Though the five-month writers' strike has pushed the start of the networks' fall television season into the early days of winter, TV fans will be introduced to some new shows as usual in September.
Local television stations and several cable channels have stockpiled an array of new and revamped game shows, tabloid-style news shows, talk shows and medical shows that, for the most part, have been immune to the ravages of the strike and will begin to hit the small screen as early as Monday.
Like the network's comedy and drama series, however, most syndicated, scripted-entertainment programs--such as modern-day versions of "The Munsters," "Superboy" and "War of the Worlds," along with new episodes of "Star Trek," "Friday the 13th" and "Charles in Charge"--won't begin arriving until October.
Public television also will have some new series programming in September.
KHJ-TV Channel 9 kicks off the new season locally on Monday at 8:30 a.m. with "Relatively Speaking," a game show that features the relatives of famous people, followed at 9 a.m. by the premiere of "Live With Regis and Kathie Lee," a lighthearted syndicated talk show starring Regis Philbin and Kathie Lee Gifford that has been a ratings smash in New York.
American Movie Classics will unveil the first new cable series of the fall, "The Making of a Classic," a weekly series that re-creates the making of landmark Hollywood films with interviews and old movie footage, on Sept. 8 at 4:15 and 8:15 p.m.
On Sept. 10, while the networks are introducing their new Saturday-morning cartoons, cable's Nickelodeon channel will launch "Kids Court," in which real kids' cases are tried before a jury of other kids. And KCET Channel 28 will serve up "Ramona," a 10-part series based on books by Beverly Cleary.
The biggest day for premieres of first-run syndicated programs will be Sept. 12--running the gamut from news to a revival of "The Gong Show."
The former consists of the highly publicized TV news magazine "USA Today," which KCBS Channel 2 will be showing weeknights at 7 p.m., and "World Monitor" on cable's Discovery Channel.
Overseen by former "Today" show executive producer Steve Friedman, "USA Today" will be a video version of the daily national newspaper, with features from the world of news, sports, money, health and entertainment. "World Monitor," produced by the Christian Science Monitor and anchored by former NBC reporter John Hart, will focus on significant world issues of the day.
"The Gong Show" will resurrect its showcase for weird talents (though without Chuck Barris as host) daily at 7:30 p.m. on Channel 2. (Come October, KNBC-TV Channel 4 will counter with a 7:30 p.m. version of the revival of "Family Feud.")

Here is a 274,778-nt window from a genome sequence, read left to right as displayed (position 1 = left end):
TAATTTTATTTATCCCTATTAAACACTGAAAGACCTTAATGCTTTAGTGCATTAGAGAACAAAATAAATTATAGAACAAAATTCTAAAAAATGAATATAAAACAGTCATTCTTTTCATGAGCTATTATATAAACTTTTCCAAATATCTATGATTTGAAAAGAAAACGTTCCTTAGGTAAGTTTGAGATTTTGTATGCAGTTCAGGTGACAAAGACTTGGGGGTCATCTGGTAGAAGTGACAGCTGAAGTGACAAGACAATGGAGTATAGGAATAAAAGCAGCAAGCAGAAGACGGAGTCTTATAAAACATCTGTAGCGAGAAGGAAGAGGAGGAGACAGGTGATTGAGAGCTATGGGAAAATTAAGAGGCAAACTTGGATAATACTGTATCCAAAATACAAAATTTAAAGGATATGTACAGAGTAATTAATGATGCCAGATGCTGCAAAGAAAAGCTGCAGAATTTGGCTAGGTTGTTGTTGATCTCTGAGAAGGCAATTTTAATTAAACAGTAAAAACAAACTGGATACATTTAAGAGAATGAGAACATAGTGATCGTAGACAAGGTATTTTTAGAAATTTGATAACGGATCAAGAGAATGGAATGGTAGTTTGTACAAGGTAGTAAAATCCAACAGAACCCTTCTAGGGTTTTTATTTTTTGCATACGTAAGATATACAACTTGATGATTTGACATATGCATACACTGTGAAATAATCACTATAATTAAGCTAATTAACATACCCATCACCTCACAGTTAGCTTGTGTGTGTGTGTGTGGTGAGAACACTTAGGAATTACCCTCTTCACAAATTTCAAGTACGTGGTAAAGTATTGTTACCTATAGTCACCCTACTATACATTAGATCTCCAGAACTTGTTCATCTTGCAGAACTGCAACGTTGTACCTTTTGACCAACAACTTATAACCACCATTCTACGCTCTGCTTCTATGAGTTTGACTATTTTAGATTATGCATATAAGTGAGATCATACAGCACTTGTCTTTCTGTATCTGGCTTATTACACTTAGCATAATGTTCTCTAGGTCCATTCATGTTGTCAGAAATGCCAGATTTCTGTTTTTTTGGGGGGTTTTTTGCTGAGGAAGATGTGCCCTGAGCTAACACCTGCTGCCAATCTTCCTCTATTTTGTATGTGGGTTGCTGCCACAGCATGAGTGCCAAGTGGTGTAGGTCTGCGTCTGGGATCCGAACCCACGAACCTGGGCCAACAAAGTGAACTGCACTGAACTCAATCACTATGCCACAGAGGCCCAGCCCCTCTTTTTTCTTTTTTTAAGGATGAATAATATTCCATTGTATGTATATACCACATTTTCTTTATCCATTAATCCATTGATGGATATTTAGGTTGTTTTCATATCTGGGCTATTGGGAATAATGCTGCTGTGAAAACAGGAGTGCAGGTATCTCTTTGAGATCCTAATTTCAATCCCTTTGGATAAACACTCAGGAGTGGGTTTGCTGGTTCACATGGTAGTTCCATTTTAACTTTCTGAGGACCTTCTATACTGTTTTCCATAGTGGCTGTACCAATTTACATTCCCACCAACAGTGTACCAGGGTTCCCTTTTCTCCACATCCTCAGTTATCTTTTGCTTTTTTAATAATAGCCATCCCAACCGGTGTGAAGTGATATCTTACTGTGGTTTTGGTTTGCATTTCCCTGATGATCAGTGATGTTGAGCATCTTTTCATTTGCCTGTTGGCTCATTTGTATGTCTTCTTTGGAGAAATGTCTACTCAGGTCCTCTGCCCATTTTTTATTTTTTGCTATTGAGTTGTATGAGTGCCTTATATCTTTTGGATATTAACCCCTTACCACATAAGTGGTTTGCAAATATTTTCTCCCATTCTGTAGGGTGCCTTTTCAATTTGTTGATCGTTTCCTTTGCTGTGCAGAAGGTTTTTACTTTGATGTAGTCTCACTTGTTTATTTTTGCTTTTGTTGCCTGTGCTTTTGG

Channel 2 will unveil two other game shows that day: "Sweethearts," a program in which three couples recount the details of their courtship and a celebrity guest must then guess which romantic duo is telling the truth, airing weekdays at 3 p.m., and "Wipeout," a standard answer-questions-win-cash game show that airs daily at 3:30 p.m.
The Black Entertainment Television cable channel also plans to premiere a viewer call-in game show, "Tell Me Something Good," Sept. 12 at 4:30 p.m.
Medical docudramas that provide both the entertainment value of action in a hospital emergency room and personal health information will also pop up this fall. The first of them, "Family Medical Center," debuts Sept. 12 at 11:30 a.m. on KTTV Channel 11. (Another, "Group One Medical," begins on KNBC Oct. 3, to air Monday through Wednesday at 4:30 a.m., Saturdays at 4:30 p.m. and Sundays at 3:30 p.m.)
Also arriving Sept. 12 on public television are a new season of the children's math series "Square One TV" and an interview series, "The World of Ideas With Bill Moyers."
Other new cable series due in September include HBO's "Encyclopedia," a 23-week series produced by Children's Television Workshop that features comic sketches and original songs, to premiere Sept. 19, and, on Arts & Entertainment, a 21-part dramatization of William Makepeace Thackeray's "Vanity Fair," produced by the BBC, starting Sept. 11 at 10 p.m.
More first-run syndicated programming will arrive in October.
Since KNBC is bowing out of the checkerboard sitcom wars this season, KTLA Channel 5 has just about cornered the market on first-run syndicated comedies.
Beginning the week of Oct. 3, KTLA will air new episodes of "Charles in Charge," starring Scott Baio, at 7 p.m. every Monday. Weeknights at 7:30 p.m., KTLA's lineup will include: Mondays, "Out of This World"; Tuesdays, "My Secret Identity," a new series about a boy who discovers he possesses superhuman powers; Wednesdays, "Punky Brewster"; Thursdays, "Starting From Scratch," a new show starring Bill Dailey and Connie Stevens; Fridays, "The Munsters Today," an all-new-cast version of the 1960s sitcom in which the creepy inhabitants of the cobweb-covered mansion on Mockingbird Lane wake up from a 20-year slumber.